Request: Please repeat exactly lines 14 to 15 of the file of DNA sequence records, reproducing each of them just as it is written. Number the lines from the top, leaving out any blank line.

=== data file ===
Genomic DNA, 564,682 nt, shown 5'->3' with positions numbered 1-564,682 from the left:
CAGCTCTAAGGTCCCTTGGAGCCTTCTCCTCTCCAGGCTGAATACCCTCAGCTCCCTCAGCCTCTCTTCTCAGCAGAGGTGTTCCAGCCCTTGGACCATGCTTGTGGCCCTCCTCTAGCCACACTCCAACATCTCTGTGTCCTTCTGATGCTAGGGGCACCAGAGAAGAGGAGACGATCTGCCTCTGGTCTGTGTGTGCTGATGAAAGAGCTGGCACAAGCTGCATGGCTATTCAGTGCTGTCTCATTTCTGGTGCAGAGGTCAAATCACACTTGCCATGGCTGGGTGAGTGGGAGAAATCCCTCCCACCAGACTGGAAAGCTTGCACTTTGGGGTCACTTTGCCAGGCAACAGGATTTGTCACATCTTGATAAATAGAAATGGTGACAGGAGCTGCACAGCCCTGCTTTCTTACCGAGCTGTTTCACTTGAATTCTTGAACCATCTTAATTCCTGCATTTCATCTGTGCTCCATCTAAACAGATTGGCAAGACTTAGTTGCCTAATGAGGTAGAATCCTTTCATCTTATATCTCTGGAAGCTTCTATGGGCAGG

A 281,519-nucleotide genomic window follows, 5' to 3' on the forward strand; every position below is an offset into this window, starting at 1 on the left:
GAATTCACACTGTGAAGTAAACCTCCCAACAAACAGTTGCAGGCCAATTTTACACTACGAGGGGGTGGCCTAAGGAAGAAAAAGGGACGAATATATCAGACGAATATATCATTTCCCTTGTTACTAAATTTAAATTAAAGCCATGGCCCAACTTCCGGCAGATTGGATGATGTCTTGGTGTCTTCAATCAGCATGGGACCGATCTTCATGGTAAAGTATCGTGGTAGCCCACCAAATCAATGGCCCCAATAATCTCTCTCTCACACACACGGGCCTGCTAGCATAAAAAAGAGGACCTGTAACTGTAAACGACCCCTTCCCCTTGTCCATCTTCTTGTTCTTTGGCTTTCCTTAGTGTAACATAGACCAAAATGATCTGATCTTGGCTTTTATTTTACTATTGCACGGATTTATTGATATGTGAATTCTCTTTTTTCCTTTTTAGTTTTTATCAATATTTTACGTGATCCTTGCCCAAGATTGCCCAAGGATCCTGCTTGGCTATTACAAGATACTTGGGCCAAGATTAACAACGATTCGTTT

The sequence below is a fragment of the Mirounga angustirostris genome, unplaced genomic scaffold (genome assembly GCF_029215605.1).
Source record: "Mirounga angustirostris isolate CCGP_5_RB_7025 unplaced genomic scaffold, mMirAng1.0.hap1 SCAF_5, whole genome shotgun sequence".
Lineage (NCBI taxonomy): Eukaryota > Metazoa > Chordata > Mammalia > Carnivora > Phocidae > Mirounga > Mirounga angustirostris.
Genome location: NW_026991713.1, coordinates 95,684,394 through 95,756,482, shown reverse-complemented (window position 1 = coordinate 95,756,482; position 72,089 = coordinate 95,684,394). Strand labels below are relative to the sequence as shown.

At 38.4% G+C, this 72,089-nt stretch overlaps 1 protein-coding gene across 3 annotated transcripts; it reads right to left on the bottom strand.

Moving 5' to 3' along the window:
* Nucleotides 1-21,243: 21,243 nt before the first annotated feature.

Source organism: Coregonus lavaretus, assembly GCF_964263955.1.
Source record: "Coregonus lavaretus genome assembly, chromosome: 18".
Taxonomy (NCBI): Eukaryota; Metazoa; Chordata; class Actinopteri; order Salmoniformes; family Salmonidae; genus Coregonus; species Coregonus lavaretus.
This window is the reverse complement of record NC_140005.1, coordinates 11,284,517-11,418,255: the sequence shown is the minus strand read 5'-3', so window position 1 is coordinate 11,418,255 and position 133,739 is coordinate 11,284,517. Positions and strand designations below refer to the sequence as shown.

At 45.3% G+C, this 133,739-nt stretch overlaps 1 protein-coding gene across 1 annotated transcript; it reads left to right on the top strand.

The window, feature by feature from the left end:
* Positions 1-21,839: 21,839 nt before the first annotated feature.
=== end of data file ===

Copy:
Taxonomy (NCBI): Eukaryota; Metazoa; Chordata; class Actinopteri; order Salmoniformes; family Salmonidae; genus Coregonus; species Coregonus lavaretus.
This window is the reverse complement of record NC_140005.1, coordinates 11,284,517-11,418,255: the sequence shown is the minus strand read 5'-3', so window position 1 is coordinate 11,418,255 and position 133,739 is coordinate 11,284,517. Positions and strand designations below refer to the sequence as shown.